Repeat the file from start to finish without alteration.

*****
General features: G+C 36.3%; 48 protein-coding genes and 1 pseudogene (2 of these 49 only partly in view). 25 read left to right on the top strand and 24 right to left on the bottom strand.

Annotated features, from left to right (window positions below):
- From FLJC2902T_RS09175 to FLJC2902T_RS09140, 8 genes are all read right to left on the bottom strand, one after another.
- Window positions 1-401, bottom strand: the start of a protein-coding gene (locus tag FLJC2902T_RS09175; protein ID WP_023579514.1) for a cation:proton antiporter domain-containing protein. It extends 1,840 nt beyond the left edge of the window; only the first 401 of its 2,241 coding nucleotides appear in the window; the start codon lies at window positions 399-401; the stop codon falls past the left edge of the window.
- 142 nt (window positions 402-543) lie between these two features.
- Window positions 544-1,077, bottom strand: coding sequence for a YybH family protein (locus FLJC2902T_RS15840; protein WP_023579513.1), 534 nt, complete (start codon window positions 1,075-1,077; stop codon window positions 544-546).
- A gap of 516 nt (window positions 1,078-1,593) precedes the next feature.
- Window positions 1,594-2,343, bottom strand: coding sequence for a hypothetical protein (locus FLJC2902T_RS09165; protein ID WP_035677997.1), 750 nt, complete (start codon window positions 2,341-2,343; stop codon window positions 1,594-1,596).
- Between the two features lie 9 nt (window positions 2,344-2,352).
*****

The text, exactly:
General features: G+C 36.3%; 48 protein-coding genes and 1 pseudogene (2 of these 49 only partly in view). 25 read left to right on the top strand and 24 right to left on the bottom strand.

Annotated features, from left to right (window positions below):
- From FLJC2902T_RS09175 to FLJC2902T_RS09140, 8 genes are all read right to left on the bottom strand, one after another.
- Window positions 1-401, bottom strand: the start of a protein-coding gene (locus tag FLJC2902T_RS09175; protein ID WP_023579514.1) for a cation:proton antiporter domain-containing protein. It extends 1,840 nt beyond the left edge of the window; only the first 401 of its 2,241 coding nucleotides appear in the window; the start codon lies at window positions 399-401; the stop codon falls past the left edge of the window.
- 142 nt (window positions 402-543) lie between these two features.
- Window positions 544-1,077, bottom strand: coding sequence for a YybH family protein (locus FLJC2902T_RS15840; protein WP_023579513.1), 534 nt, complete (start codon window positions 1,075-1,077; stop codon window positions 544-546).
- A gap of 516 nt (window positions 1,078-1,593) precedes the next feature.
- Window positions 1,594-2,343, bottom strand: coding sequence for a hypothetical protein (locus FLJC2902T_RS09165; protein ID WP_035677997.1), 750 nt, complete (start codon window positions 2,341-2,343; stop codon window positions 1,594-1,596).
- Between the two features lie 9 nt (window positions 2,344-2,352).